A “cold winter” is a relative concept. Californians and Floridians shiver at 40ºF while a Minnesotan shrugs off zero degrees. But with a few exceptions, the Midwest region tends to dominate when it comes to perilously cold winters. Frequent ice and snow storms and sub-sub-zero temperatures close roads, deteriorate cars, and keep residents housebound or swathed in multiple layers of outdoor winter-wear. WeatherBill, a company that pays businesses for disruptive weather, has released the top five coldest cities for the winter of 2007-2008. The cities were ranked by coldest average temperature from December through March using weather data from over 400 U.S. cities.
The five most freezing cities were all located in the Midwestern states of Minnesota and North Dakota and averaged from 9.0ºF to 11.7ºF with minimum temperatures ranging from -19ºF to -40ºF.
Grand Forks, ND
You could say that the city of Grand Forks was established due to cold weather. During the winter of 1870-1871 steamboat captain Alexander Griggs and his crew were forced to stay when their cargo flatboats froze in place on the Red River, according to the Grand Forks County Historical Society’s website. Griggs liked the area so much that he took out a land claim for present-day downtown Grand Forks and officially planted the town site in 1875. Grand Forks may have grown to be the third-largest city in North Dakota, but it still boasts bone-chilling winter weather: last December through March, the city’s temperature averaged 9.0ºF overall, ranging from an average of 3.5°F in January to a just-below-freezing 21.2°F average in March to welcome Spring.
International Falls, MN
In International Falls, they’re serious about their seriously cold weather– so serious that in February 2008 they went to court against rival town Fraser, CO for the legal rights to the city motto “The Icebox of the Nation.” International Falls claimed that they had used the slogan since 1948, longer than Fraser, and won exclusive rights to it from the U.S. Patent and Trademark Office in February 2008 just days before the temperature hit -40°F, a record low for the city, and the lowest low temperature on our list of cities for last winter.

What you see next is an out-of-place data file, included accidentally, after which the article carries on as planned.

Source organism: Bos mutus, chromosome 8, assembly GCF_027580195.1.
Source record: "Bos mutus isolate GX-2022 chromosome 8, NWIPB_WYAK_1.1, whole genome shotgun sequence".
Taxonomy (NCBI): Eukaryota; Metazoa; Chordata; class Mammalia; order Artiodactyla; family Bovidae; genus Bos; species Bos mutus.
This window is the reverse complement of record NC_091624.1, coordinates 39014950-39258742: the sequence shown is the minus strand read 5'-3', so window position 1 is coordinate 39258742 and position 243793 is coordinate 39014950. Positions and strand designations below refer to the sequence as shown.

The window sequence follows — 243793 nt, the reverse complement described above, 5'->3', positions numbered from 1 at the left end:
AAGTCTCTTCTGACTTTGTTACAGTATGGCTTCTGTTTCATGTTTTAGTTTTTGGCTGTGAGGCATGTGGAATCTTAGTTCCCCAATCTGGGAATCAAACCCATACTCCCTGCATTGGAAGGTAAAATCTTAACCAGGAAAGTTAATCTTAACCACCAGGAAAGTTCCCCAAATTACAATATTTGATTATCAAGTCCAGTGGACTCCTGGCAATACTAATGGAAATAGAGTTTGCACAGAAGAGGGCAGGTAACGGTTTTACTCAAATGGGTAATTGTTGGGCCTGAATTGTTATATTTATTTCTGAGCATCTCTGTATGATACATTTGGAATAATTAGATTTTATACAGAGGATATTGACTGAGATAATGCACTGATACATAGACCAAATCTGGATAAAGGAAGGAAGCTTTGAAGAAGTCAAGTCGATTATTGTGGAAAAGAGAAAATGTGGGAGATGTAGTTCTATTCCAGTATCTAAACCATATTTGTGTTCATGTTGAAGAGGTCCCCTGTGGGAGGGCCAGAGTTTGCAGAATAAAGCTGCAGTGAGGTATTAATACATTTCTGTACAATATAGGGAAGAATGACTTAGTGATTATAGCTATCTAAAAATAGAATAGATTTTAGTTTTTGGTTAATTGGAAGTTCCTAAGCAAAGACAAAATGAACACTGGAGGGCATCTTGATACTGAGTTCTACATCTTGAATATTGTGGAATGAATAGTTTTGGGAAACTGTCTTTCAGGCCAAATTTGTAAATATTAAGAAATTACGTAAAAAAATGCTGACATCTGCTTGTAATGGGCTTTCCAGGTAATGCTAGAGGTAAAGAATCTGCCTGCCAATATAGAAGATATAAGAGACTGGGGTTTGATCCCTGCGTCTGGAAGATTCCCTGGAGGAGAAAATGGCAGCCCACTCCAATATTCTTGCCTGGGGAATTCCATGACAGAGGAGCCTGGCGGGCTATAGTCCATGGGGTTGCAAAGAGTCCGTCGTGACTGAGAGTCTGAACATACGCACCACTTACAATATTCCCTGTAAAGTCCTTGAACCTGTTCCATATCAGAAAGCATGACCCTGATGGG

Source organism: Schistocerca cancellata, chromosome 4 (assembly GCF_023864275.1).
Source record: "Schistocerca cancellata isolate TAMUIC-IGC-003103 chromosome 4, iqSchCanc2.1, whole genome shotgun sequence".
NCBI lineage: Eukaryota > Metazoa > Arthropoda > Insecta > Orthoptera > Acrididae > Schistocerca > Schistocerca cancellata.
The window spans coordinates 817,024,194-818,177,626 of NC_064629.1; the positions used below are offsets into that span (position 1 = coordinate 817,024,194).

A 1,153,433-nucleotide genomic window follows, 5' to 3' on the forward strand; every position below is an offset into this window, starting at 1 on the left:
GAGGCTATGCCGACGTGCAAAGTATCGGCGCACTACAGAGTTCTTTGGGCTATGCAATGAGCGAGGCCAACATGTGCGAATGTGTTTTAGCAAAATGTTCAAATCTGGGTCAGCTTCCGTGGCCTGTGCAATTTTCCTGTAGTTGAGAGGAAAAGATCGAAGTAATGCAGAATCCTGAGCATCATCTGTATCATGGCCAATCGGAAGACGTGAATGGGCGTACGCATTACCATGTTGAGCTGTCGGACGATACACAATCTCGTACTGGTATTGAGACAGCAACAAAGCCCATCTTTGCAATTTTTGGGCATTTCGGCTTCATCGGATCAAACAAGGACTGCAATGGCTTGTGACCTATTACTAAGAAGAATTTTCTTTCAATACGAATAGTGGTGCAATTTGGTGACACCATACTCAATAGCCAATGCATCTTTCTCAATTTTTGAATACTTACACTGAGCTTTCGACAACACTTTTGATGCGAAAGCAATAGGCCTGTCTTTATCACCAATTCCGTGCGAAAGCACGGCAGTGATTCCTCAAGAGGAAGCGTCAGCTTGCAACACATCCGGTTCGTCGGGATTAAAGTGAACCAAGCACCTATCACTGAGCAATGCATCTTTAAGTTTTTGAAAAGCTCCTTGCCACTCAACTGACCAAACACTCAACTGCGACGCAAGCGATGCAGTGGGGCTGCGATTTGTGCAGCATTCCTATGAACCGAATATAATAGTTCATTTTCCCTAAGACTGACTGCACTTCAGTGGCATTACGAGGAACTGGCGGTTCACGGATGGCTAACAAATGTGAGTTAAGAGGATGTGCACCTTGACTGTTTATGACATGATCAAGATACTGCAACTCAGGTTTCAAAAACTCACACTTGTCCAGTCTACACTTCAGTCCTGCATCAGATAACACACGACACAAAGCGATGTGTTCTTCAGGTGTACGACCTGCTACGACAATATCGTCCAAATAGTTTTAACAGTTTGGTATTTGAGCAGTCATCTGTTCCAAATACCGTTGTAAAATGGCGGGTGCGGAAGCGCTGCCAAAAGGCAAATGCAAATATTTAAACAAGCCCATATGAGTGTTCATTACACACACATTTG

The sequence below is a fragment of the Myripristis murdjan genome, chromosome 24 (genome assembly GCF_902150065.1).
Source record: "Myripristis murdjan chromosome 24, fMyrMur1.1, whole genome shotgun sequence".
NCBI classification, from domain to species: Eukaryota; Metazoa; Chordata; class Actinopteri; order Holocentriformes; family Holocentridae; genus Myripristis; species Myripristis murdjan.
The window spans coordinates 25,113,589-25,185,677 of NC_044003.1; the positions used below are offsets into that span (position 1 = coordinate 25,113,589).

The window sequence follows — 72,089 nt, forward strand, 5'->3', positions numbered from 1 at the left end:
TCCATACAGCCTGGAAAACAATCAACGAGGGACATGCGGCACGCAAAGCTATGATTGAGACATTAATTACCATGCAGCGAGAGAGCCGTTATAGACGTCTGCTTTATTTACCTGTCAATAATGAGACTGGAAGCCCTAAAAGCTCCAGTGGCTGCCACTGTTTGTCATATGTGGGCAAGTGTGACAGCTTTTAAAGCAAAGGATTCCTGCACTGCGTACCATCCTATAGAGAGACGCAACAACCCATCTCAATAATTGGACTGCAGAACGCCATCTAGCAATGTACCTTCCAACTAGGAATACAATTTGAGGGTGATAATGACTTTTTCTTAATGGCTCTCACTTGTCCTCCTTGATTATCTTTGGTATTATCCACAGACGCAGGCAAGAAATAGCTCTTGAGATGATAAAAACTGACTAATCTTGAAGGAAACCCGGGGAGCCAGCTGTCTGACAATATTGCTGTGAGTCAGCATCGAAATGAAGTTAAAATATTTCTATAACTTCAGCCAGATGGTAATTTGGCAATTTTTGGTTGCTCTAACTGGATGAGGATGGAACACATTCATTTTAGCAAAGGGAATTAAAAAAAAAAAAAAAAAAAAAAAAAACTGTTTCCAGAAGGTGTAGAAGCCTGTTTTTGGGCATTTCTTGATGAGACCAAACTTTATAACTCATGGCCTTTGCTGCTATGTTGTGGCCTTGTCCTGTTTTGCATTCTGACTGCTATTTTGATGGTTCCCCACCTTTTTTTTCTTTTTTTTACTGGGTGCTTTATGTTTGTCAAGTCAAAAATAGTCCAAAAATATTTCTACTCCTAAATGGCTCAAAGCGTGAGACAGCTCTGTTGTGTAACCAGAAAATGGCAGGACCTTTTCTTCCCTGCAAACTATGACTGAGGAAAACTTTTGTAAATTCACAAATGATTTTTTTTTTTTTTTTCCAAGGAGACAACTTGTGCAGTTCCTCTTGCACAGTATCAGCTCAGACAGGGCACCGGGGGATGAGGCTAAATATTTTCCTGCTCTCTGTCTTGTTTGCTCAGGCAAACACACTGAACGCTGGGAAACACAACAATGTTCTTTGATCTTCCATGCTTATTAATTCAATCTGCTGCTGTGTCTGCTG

Located just across the river from the U.S.-Canadian border, the small town of Baudette averaged a temperature of 9.6ºF from December to March last winter, but could drop to as low as -33ºF, as it did in February 2008. But Baudette knows how to turn that cold weather to their advantage. In 2007, the city started the Baudette Bay Hockey Classic, an all-day tournament on Baudette Bay featuring four high school teams. The tournament was designed to commemorate the tradition of outdoor hockey, and even the sub-zero February temperatures and heavy snows that had to be cleared off of ice before the games could not stop the Classic from being played in 2008.
Temperatures in Hibbing averaged a chilly 10.3ºF during the winter of 2007-2008 and dropped as low as -31ºF in both January and February. Hibbing has many wintertime activities, including three skating rinks (though the outdoor rinks must close when the temperature is -10ºF or below), snowmobile classes, and cross-country ski trails. The town is also very proud of its indoor winter sports; it has a club dedicated to the ice sport of curling that has over 480 members and hosts the biggest bonspiel (curling tournament) in the nation every April.
Freezing Fargo averaged 11.7ºF from December through March and fell to -31ºF in January 2008. But when the weather turns cold, residents of Fargo find plenty to do, with winter carnivals for families featuring dog sledding, Clydesdale sleigh rides, and a cross-country ski tournament. And when the sub-zero temperatures make outdoor activity impossible, the city hosts several indoor winter events, including the Fargo Winter Blues Festival. Last year, Fargo had an especially unusual way of chasing the cold away; for the 50th anniversary of The Kiwanis Club’s Pancake Karnival fundraiser, the city served out 34,818 pancakes on a freezing cold day in February, breaking the record for the world’s largest pancake feed.
–Contributed b Sarah Garrigan, a summer intern at WeatherBill.